Water Kefir: How Changing the Type of Sugar Improved Flavor and Carbonation | Cultures for Health Journal

A few weeks into making water kefir I was having trouble with a few aspects of the culturing process. For one, the cultured water kefir was still terribly sweet, even after a lengthy first and second fermentation. The final flavored water kefir was also not nearly as carbonated as I had remembered it, when I first started culturing it a few years ago. In order to remedy these troubles I tried changing the culturing period to shorter and longer lengths. I also tried creating a more consistent temperature at which it cultured. Furthermore, I dabbled in adding different amounts of trace mineral drops to my water kefir. None of these things helped. Instead, it was when I switched to a different type of sugar that the barely sweet, bubbly water kefir I remember came back much to my excitement.


Closed jar


I was originally using good old white sugar to culture the water kefir. I rehydrated the grains using it and began making batches for weeks with it. Now, it could be that I simply was comparing apples to oranges in that my former water kefir culturing experience was had entirely by using sucanat, an unrefined cane sugar. Because, when I switched to sucanat once instead of white sugar, the water kefir was just as I remembered it, and very different from the white sugar product. And let me just say that I don’t think there was anything wrong with the white sugar water kefir batches; they were just different.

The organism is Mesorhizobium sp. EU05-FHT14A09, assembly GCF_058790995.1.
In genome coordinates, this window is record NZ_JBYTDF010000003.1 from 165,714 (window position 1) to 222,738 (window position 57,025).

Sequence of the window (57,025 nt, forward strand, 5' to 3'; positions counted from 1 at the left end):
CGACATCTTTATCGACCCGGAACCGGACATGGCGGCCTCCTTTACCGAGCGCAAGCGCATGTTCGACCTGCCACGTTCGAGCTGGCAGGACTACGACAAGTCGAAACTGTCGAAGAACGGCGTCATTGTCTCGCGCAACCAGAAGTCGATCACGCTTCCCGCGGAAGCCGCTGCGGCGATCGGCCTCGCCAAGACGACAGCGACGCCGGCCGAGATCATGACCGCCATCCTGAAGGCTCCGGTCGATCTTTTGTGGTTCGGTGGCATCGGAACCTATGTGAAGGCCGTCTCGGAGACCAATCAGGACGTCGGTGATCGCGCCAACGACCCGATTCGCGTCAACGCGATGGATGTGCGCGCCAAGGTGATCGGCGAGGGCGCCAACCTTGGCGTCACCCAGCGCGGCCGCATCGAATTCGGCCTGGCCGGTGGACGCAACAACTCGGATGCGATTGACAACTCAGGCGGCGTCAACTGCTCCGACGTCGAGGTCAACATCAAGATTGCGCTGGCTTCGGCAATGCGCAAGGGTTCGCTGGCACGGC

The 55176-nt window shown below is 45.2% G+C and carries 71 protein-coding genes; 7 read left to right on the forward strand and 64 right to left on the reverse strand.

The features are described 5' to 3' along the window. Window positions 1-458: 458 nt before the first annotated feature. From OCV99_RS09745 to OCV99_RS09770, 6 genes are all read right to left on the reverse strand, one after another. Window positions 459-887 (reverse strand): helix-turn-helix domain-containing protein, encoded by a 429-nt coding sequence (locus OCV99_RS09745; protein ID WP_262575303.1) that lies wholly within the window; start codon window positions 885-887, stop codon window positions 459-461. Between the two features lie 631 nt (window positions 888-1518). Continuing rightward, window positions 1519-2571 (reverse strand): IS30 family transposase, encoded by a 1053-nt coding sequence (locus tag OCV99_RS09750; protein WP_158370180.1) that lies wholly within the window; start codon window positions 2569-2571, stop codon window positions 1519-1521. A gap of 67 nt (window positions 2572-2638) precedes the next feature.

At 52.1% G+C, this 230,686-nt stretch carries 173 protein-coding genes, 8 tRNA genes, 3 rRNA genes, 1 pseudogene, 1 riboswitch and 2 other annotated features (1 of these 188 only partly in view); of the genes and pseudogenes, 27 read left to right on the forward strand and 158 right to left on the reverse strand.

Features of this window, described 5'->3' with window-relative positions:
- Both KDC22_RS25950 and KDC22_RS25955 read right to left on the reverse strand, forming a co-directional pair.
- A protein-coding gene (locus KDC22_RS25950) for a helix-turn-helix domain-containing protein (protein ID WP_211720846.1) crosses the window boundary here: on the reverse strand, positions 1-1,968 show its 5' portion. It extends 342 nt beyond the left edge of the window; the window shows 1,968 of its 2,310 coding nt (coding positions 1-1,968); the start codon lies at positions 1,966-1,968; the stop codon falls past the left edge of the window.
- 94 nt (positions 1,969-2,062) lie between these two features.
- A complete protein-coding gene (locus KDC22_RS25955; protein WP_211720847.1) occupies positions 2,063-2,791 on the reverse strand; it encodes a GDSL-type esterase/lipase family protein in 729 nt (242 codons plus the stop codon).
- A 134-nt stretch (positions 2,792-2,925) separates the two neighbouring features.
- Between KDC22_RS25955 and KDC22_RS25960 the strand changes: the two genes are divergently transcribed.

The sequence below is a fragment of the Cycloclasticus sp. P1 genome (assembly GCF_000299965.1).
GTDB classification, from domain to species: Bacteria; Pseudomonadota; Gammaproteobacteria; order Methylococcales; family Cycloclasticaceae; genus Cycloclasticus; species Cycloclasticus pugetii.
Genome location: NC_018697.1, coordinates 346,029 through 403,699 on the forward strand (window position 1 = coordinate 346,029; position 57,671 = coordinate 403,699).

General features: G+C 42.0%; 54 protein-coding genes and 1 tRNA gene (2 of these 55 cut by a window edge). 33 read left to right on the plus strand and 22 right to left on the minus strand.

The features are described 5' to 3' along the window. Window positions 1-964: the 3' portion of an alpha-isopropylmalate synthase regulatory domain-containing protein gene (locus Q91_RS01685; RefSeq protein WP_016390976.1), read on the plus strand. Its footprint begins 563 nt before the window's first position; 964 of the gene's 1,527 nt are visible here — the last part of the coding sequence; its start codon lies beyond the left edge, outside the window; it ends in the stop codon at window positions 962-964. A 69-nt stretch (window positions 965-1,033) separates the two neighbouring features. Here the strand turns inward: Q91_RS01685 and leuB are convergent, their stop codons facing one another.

I Have A Few Theories On Why There Was Such A Difference:

  1. The grains simply preferred the sucanat as food and more readily cultured the sucanat-sweetened water than the white sugar-sweetened water. This would also explain the lack of sweetness at the end of culturing.
  2. The grains were accustomed to an unrefined sugar rather than a white sugar and I hadn’t given them a chance to switch over and produce what I consider a better water kefir.
  3. There was less overall sugar used to sweeten the water kefir grains in every batch. The sucanat I began using was a much larger granule than granulated white sugar. Therefore the actual amount of sugar per 1/2 cup was less than that of white sugar. (This would explain why it was less sweet, but not why the carbonation was much better.)
In the end, I am leaning towards theories #1 and #2. I will probably continue to make water kefir with sucanat or a combination of sucanat and white sugar, since we have it on hand for culturing. But my point is not that you should or shouldn’t use sucanat. Instead, I recommend that you switch things up to see if you get the result you’re looking for. Try changing up the sweetener you’re using, the culturing period, or the temperature at which you culture. All of these things effect the outcome and even in the most controlled environment, you rarely get two batches that are exactly alike. Which is sort of the beauty of cultured foods.

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